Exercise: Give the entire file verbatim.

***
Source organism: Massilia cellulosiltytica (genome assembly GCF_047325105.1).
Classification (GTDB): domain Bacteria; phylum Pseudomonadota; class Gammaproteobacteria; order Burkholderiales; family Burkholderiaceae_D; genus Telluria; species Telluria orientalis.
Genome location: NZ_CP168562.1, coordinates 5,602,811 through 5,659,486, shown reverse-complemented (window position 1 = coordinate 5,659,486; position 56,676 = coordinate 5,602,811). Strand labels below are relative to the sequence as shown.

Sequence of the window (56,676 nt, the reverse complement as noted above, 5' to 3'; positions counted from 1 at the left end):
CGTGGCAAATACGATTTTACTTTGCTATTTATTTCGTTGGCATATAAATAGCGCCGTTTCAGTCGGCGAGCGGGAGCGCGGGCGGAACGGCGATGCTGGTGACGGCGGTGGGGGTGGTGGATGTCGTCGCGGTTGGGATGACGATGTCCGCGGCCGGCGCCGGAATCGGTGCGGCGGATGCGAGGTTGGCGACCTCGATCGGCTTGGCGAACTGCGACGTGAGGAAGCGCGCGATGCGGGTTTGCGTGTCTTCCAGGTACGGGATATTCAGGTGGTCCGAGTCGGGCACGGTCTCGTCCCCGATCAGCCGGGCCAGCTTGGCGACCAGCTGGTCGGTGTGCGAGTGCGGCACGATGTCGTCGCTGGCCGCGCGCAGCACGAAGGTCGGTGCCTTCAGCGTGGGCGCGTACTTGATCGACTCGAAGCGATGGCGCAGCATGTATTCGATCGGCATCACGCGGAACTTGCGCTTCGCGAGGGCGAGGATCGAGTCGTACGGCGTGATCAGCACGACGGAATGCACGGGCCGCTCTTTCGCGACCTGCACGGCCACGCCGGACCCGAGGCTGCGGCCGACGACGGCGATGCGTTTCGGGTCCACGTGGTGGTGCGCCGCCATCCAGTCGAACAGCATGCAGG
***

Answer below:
Source organism: Massilia cellulosiltytica (genome assembly GCF_047325105.1).
Classification (GTDB): domain Bacteria; phylum Pseudomonadota; class Gammaproteobacteria; order Burkholderiales; family Burkholderiaceae_D; genus Telluria; species Telluria orientalis.
Genome location: NZ_CP168562.1, coordinates 5,602,811 through 5,659,486, shown reverse-complemented (window position 1 = coordinate 5,659,486; position 56,676 = coordinate 5,602,811). Strand labels below are relative to the sequence as shown.

Sequence of the window (56,676 nt, the reverse complement as noted above, 5' to 3'; positions counted from 1 at the left end):
CGTGGCAAATACGATTTTACTTTGCTATTTATTTCGTTGGCATATAAATAGCGCCGTTTCAGTCGGCGAGCGGGAGCGCGGGCGGAACGGCGATGCTGGTGACGGCGGTGGGGGTGGTGGATGTCGTCGCGGTTGGGATGACGATGTCCGCGGCCGGCGCCGGAATCGGTGCGGCGGATGCGAGGTTGGCGACCTCGATCGGCTTGGCGAACTGCGACGTGAGGAAGCGCGCGATGCGGGTTTGCGTGTCTTCCAGGTACGGGATATTCAGGTGGTCCGAGTCGGGCACGGTCTCGTCCCCGATCAGCCGGGCCAGCTTGGCGACCAGCTGGTCGGTGTGCGAGTGCGGCACGATGTCGTCGCTGGCCGCGCGCAGCACGAAGGTCGGTGCCTTCAGCGTGGGCGCGTACTTGATCGACTCGAAGCGATGGCGCAGCATGTATTCGATCGGCATCACGCGGAACTTGCGCTTCGCGAGGGCGAGGATCGAGTCGTACGGCGTGATCAGCACGACGGAATGCACGGGCCGCTCTTTCGCGACCTGCACGGCCACGCCGGACCCGAGGCTGCGGCCGACGACGGCGATGCGTTTCGGGTCCACGTGGTGGTGCGCCGCCATCCAGTCGAACAGCATGCAGG